Erectile Dysfunction (ED) is the inability to keep an erection firm enough to have sexual intercourse.
Men can experience ED as a result of stress or emotional or relationship difficulties, but more consistent ED can be a sign of health problems that need treatment. The risk of ED can increase with age because of naturally decreasing testosterone levels. However, most causes of ED are not directly related to age, but to other underlying medical issues.
One of the forms of ED is impotence, which affects the ability to achieve or maintain an erection, or the ability to achieve ejaculation.
Your doctor can determine the cause of ED with a blood test and physical and psychosocial exams.
ED could be a symptom
While ED is something that exists in its own right, it can also be the symptom of disease or medication you could be taking.
It could be a sign of endocrine disease; the endocrine system regulates processes like hormone production and the effects of this could manifest in being unable to achieve or maintain an erection. One example of endocrine disease is diabetes, which can affect the nervous system and thus whether an erection can be maintained or not.
Severe neurological diseases can also increase the risk for ED. Nerve conditions hamper the brain’s ability to communicate with the rest of the body, including the reproductive system, which can prevent a person from getting an erection. Neurological diseases associated with ED include Parkinson’s disease, brain or spinal tumours, multiple sclerosis and temporal lobe epilepsy.
Certain medication can affect blood flow, which can also lead to ED. Medicines like beta-blockers, central-nervous system stimulants and depressants, and cancer chemotherapy medications can affect the ability to achieve or maintain an erection.
Conditions that affect the heart and the ability to pump blood well can also contribute to being unable to maintain or achieve an erection. High cholesterol and high blood pressure can also encourage ED.
Your lifestyle could increase your risk of ED
To get an erection, a person must first experience what is known as the ‘excitement phase’.
This can come in the form of an emotional response, which means that if there is something affecting emotions, it affects the ability to become aroused.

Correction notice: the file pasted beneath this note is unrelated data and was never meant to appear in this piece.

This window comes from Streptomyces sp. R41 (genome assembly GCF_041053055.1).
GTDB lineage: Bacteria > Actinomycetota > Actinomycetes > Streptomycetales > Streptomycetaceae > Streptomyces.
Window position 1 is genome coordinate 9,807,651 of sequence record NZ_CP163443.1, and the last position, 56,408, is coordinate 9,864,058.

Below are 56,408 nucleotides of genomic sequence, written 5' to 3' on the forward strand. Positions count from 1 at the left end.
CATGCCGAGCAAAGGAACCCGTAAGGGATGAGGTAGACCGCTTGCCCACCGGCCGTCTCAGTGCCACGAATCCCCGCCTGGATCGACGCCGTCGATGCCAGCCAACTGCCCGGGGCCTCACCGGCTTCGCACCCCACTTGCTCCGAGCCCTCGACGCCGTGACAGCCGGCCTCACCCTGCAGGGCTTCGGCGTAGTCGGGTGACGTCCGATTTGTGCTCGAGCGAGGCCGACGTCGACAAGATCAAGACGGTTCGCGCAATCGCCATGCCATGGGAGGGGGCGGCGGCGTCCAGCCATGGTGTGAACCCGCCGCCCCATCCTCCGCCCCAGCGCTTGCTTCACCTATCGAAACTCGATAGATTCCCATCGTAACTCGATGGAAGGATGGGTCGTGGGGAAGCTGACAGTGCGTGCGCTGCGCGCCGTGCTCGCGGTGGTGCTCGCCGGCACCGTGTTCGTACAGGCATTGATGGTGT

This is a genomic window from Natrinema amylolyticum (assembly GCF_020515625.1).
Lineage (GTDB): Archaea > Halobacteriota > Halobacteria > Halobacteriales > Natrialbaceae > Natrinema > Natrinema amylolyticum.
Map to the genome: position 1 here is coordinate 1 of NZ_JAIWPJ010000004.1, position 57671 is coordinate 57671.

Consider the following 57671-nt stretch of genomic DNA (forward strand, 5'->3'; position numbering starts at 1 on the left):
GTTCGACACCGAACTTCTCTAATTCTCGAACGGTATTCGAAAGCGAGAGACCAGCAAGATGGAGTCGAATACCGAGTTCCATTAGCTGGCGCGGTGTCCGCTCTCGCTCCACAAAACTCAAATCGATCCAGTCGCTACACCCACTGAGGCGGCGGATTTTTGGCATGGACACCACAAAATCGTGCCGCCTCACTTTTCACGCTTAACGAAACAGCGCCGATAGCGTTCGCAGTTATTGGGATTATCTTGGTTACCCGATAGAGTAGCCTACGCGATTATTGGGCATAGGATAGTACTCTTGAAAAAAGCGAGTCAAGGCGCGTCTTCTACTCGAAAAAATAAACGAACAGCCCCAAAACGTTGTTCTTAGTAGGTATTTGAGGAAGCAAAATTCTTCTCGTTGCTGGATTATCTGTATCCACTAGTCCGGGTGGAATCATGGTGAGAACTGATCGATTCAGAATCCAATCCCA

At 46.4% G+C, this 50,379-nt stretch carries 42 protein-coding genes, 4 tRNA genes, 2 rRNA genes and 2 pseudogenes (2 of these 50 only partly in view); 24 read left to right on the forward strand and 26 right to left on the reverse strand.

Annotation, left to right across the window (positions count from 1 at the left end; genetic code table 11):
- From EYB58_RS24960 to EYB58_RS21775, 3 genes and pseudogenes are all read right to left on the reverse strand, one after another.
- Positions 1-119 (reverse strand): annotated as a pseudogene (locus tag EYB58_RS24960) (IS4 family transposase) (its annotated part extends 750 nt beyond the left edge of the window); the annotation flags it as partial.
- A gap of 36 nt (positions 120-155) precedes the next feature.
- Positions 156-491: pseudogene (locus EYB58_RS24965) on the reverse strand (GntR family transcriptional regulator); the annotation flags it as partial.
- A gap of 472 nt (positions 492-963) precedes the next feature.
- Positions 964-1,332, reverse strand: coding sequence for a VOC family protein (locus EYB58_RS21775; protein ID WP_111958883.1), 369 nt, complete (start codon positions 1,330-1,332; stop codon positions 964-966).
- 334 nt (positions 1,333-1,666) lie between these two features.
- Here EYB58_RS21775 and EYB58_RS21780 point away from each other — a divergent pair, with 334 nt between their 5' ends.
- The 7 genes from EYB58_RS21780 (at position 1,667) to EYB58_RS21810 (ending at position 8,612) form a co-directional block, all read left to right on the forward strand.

Depression and anxiety are both mental illnesses which can be causes of ED. Depression is a feeling of sadness or helplessness. The fatigue often associated with depression can affect the potential to feel sexually stimulated.
Performance anxiety can also hamper the ability to feel aroused, particularly if one hasn’t been able to achieve an erection in the past and fears that they will not be able to now.
One of the most common lifestyle factors associated with ED is stress. Stress can be caused by professional, personal and even environmental factors and it is important recognise when you are stressed. The manifestation of ED can be a signal that stress is negatively affecting your body.
The risk of ED is also heightened if your lifestyle is unhealthy. That includes habits like smoking and drinking, as well as a lack of exercise and healthy nutrition.
Preventing and treating ED
If you have, or suspect you have, ED, it can be managed in order for you to have a healthy, happy life.
There are a number of medications on the market to treat ED including stimulants, counselling, hormone therapy and blood vessel surgery.
There are also natural remedies, available, for those who would like to avoid prescription medication. These include acupuncture, ginseng and pomegranate juice. Always consult your doctor, however, before you consider using natural remedies.
Changing your lifestyle can also reduce your risk of developing ED, as well as ease the struggle of managing ED in your daily life. Ensuring that you exercise more and eat healthily are two easy ways that help prevent ED. You should also try and get enough sleep, as well as do your best to manage your stress and anxiety. Keeping an eye on your habits and lifestyle is not only healthy, but also recommended if you want to decrease the risk of developing ED.
Links / References:
Healthline – What Do You Want to Know About Erectile Dysfunction? (August 8, 2014). Retrieved from http://www.healthline.com/health/erectile-dysfunction
Healthline – Erectile Dysfunction and Your Age: Is It Inevitable? (March 26, 2015). Retrieved from http://www.healthline.com/health/erectile-dysfunction/is-it-inevitable#Overview1
Healthline – Erectile Dysfunction in Young Men: Causes and Treatments. (March 14, 2014). Retrieved from http://www.healthline.com/health/erectile-dysfunction/young-men#EDinYoungMen3
Healthline – 5 Common Causes of Impotence. (February 3, 2016). Retrieved from http://www.healthline.com/health/erectile-dysfunction/common-causes-impotence#Overview1
WebMD – Erectile Dysfunction and Stress Management. (September 09, 2015). Retrieved from http://www.webmd.com/erectile-dysfunction/guide/ed-stress-management